And in the September 10th issue, reporting on the Hunterdon Caucus, held at Flemington on September 3rd, the editor reported that 1200 people had attended.

Entire unanimity upon the great principles they were there to sustain prevailed. By a unanimous vote it was determined that the Caucus system embraced the favorite mode of county organization, and that the democracy would rally round it and under it, and thus preserve it from all the attacks, intrigues and traitorisms of federalism.

That is the sort of rhetoric that Charles George abhorred. The anti-Administration party (which became the Whig Party) saw the caucus system as indicative of a tendency toward aristocracy. As one person who attended the Democratic caucus on September 3rd declared in an unsigned letter published on September 14, 1836:

– In attendance at our Caucus the 3d inst. I was some little amazed to hear some talk of the Court ticket, and the Court party ! aware that amongst European politicians there was a court party – but to hear these terms made use of in this free republic, was to me matter of astonishment ! I said to myself, have we come to this?

Political activists of the day were not above some dirty tricks. On Wednesday, September 28th, Charles George wrote:

Some person thought proper to impose upon us, and through our columns upon the public, by sending us an unauthorized call for a Whig meeting at the court-house on Monday last. David Stout, Esq. has publicly disavowed his sanction to any such call – of course no such meeting was held. Such tricks upon travellers generally result in begetting contempt for those who are silly enough to practice them.

David Stout (1779-1849) was a judge of the Orphan’s Court in Hunterdon, and a Jackson supporter, presumably in the know concerning that party’s strategies. I do find the statement confusing. It was published on Wednesday, September 28th, which means that the phony Whig meeting was called for Monday the 26th. But Hartman’s abstracts do not show any such notice, either true or false, prior to September 26th in the Gazette. And just before the editorial this announcement appeared:

AMWELL.7 At a meeting of the citizens of Amwell opposed to the Baltimore nomination, held at Flemington, Sept. 26, 1836 . . . On motion, the following persons were appointed delegates to the Whig State Convention to be held in Trenton on the 29th instant. {names follow}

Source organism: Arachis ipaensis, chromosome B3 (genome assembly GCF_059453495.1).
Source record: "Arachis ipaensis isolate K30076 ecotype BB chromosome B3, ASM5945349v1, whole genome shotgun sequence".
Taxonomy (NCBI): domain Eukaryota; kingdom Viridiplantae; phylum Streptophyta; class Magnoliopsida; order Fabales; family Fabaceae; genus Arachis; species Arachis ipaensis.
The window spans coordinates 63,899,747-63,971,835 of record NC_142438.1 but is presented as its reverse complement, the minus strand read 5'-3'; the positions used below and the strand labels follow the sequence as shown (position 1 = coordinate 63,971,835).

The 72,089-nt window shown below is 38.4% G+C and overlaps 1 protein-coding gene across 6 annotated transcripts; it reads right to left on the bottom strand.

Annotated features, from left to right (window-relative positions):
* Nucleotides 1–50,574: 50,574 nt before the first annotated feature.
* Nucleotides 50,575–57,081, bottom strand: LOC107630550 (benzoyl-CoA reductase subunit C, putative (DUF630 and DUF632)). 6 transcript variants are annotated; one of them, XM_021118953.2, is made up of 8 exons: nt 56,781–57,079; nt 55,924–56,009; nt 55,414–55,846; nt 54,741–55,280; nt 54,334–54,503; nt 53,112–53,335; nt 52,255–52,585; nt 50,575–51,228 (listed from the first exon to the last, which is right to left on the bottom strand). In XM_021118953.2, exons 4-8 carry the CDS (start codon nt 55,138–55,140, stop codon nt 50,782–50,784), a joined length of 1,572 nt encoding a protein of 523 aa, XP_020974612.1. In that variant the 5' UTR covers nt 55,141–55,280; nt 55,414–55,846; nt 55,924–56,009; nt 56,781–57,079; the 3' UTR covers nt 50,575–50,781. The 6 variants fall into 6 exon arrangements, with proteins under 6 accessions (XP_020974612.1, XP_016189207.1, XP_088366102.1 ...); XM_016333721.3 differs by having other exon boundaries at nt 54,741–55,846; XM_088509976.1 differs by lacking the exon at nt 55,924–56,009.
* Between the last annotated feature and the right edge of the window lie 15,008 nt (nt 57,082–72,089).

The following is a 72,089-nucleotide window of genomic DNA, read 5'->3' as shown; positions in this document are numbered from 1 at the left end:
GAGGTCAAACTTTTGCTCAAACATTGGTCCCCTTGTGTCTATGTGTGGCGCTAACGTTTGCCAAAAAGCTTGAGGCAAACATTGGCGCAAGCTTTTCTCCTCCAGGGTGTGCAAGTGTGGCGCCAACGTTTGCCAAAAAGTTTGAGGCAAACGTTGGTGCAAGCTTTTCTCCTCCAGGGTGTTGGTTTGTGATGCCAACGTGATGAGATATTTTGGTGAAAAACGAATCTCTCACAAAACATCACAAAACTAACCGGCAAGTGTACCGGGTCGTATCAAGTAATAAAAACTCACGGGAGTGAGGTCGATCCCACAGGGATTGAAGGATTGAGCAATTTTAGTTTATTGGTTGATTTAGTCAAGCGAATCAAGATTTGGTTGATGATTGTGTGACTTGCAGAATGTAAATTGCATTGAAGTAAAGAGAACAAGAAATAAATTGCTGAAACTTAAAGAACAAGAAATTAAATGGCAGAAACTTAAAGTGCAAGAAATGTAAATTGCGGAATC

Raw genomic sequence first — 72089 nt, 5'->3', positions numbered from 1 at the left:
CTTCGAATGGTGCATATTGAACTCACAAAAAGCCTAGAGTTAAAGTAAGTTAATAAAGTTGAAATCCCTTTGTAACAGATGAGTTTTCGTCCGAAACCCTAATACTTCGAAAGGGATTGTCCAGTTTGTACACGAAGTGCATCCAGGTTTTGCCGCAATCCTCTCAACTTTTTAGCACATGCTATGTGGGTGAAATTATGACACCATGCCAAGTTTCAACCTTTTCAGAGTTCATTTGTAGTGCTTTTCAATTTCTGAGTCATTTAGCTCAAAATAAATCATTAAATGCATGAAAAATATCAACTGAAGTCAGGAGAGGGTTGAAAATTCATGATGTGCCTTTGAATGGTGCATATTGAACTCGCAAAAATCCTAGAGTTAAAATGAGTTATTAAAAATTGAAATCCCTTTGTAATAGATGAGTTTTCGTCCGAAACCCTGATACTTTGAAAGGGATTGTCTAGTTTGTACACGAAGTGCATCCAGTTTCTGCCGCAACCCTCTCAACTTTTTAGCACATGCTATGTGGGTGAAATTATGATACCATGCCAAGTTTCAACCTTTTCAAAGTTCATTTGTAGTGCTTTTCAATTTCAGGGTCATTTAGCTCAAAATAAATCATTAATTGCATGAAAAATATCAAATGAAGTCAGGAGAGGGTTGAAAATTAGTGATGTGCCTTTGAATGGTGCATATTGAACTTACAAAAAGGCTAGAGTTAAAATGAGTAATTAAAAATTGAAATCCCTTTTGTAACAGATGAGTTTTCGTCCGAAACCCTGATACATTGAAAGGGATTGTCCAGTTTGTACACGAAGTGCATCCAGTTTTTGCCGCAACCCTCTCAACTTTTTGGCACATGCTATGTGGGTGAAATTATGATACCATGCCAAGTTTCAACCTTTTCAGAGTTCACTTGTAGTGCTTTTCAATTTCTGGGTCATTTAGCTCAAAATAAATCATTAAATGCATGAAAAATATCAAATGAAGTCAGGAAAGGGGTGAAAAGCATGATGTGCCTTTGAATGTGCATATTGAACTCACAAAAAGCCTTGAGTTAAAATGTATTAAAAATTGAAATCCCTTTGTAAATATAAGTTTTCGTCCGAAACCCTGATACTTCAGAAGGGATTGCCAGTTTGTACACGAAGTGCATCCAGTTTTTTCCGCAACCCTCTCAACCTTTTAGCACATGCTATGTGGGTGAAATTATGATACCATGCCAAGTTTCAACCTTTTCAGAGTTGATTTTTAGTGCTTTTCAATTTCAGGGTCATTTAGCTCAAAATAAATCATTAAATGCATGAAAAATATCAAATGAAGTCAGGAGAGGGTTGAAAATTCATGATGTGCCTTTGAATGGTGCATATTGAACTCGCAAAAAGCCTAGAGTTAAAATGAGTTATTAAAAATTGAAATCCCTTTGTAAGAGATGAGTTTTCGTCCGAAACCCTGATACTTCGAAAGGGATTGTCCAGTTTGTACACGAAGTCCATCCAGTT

So, clearly, some kind of Whig meeting did in fact take place on September 26th. Which makes Charles George’s apology somewhat baffling.

There is much more to say about the Caucus System and the election of 1836, too much for this article. Van Buren won the presidency. Wm. H. Harrison would have to wait until 1840 when the Whig party finally reached maturity. But the outcome for the New Jersey Legislature was a split. Henry S. Hunt, anti-administration, was elected to the Council (State Senate). The Assembly winners were divided between administration supporters (John Hall, Wilson Bray and Joseph Brown) and administration opponents (John Blane and Andrew Larason). Oddly enough, John Blane was also nominated by the Van Buren party. (There must be a story there.) John Runk ran for sheriff as an independent, and won.

In 1837, an economic upheaval changed things dramatically, which will be related in the next chapter in this story.


  1. See “April Fool’s! We’re Moving.”
  2. An analysis of party preferences by municipality in 19th century Hunterdon would be an interesting exercise, something to put on my list of pending articles.
  3. Hunterdon Co. Mortgage Book 53 p. 264.
  4. Hunterdon Gazette, April 11, 1832.
  5. The likely date of manufacture comes from research by Robert Oldham and Adam Ramage. That information came from a personal email by Catherine Thomas Langley, Feb. 9, 2017.
  6. That is the contention of Richard P. McCormick in his book The Second American Party System; Party Formation in the Jacksonian Era (Chapel Hill, 1966).
  7. In 1836, the township of “Amwell” consisted of Flemington, Lambertville and the surrounding towns, which had not yet been created: Raritan, Delaware and East/West Amwell.